e.m.d.r. to reduce stress & heal from disturbing events
Hippocrates said, “The natural healing force in each one of us in the greatest force in getting well.” EMDR taps into this natural ability to heal and uses the wisdom in your body and your subconscious mind to help you heal fro life’s most painful events, develop new ways of coping and learn how to physically feel better.
Chances are you’ve never heard of EMDR before but it’s already helped over two million people lower their stress and heal from life’s most difficult events. EMDR stands for Eye Movement Desensitization and Reprocessing. It is now widely regarded as the most effective and most efficient form of therapy following a disturbing life event as more than 20 controlled studies have found that EMDR effectively decreases or eliminates the symptoms of post traumatic stress for the majority of clients.
Disturbing events often impact us more significantly than we realize. Frequently they have negative residual effects on our lives decades later. Common traumas include hurtful parental relationships in childhood, car accidents, major losses, any form of abuse, frightening medical experiences, a loss of a significant relationship, diagnosis of a life threatening illness, and exposure to war or other forms of violence. More generally speaking, if you feel an event was disturbing or traumatic in your life, it probably was.
When an individual is extremely upset under these circumstances their brain doesn’t processing information efficiently and completely as it normally does. If the human mind were a computer, a trauma is an event that causes such a great influx of data that the computer crashes and is unable to process all of the information. Thus, traumas often become lodged in the mind and can interfere with the other programs the brain is running as indicated by post-traumatic symptoms such as anxiety or attempts to avoid reminders of the trauma. Remembering the trauma may be as disturbing as experiencing it the first time because these memories are complete with sounds, smells, feelings and images that haven’t changed. These disturbing memories can have a negative impact on the way a person is able to interact with the world.
Dr. Francine Shapiro, the creator of EMDR, states “When a disturbing event or trauma occurs it can get locked in the nervous system with the original picture, sounds, thoughts, emotions and physical sensations. EMDR uses simple eye movement techniques or other forms of bilateral stimulation. The bilateral stimulation seems to unlock the nervous system and allow the mind and body to process the experience as it would normally”. Because processing is restored, people often report that they no longer relive the feelings, sounds, images and physical sensations when they think of the trauma. Many in the field of psychology speculate that EMDR is similar to what normally occurs during the REM stages of sleep as eye movements may process the unconscious material.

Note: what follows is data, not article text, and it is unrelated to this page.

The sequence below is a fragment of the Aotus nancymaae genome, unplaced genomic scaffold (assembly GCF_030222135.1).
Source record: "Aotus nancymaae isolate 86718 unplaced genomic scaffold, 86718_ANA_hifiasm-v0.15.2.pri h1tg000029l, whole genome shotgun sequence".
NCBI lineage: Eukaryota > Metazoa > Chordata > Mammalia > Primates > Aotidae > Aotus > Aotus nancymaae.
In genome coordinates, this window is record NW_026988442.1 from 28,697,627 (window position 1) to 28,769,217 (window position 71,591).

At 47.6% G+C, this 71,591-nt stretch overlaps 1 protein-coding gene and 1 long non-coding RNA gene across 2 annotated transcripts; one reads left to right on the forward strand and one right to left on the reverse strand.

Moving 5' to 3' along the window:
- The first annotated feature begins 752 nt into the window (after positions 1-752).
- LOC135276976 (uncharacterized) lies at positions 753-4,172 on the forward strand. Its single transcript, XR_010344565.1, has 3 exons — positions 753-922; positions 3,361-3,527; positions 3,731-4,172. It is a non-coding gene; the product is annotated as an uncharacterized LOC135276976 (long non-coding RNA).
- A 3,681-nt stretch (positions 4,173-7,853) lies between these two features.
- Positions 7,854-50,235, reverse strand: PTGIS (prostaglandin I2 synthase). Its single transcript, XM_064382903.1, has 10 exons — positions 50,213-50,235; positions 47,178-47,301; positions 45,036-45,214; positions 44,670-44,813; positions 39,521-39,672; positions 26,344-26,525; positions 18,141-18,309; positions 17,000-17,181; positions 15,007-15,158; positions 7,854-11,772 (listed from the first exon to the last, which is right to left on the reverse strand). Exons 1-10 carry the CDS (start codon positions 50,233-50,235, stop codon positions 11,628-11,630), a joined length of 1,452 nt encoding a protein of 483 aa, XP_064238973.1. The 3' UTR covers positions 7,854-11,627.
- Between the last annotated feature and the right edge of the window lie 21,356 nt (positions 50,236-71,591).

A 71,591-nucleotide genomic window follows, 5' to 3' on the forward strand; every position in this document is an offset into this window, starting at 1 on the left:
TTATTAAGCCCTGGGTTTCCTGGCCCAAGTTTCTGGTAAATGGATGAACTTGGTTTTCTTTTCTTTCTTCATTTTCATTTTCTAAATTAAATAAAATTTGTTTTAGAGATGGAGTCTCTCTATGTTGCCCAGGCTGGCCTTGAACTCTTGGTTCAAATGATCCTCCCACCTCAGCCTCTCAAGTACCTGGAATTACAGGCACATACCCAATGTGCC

Many compare the desensitization phase to watching a movie of an event in their life. You have the remote control and can fast forward, rewind, zoom in, pause and pan out as your mind needs to process the information. During this process clients have “one foot in the past” by visualizing the event, and “one foot in the present” by doing this within the safe, controlled therapy environment and with a trained professional present. Being rooted in the present also makes the processing of traumas less overwhelming than the triggers, flashbacks, intrusive thoughts and nightmares experienced by many.
EMDR is not for everyone. An assessment of one’s coping skills and the gathering of historical trauma events must take place before the desensitization process can begin. Clients must also be committed to completing their trauma work once the process has started. Much like a prescription for antibiotics, clients benefit much more when they complete the entire course.
Both Angela and Scott provide EMDR at Flourish Counseling. Therapists must be highly experienced and receive extensive training in order to provide EMDR. Clients often report faster and more complete healing from trauma with EMDR than from traditional talk therapy due to its somatice (or body-centered) orientation. The number of sessions needed varies with each client’s history.
Shapiro adds, “It’s important to remember that it’s your brain that’s healing during EMDR and that you are the one in control of this process.” Just as our bodies naturally know how to begin to heal a cut, EMDR jumpstarts your mind’s natural ability and desire to heal itself. Client preferences are noted, safety guards put in place, and the work progresses at your pace to further empower you as you heal.
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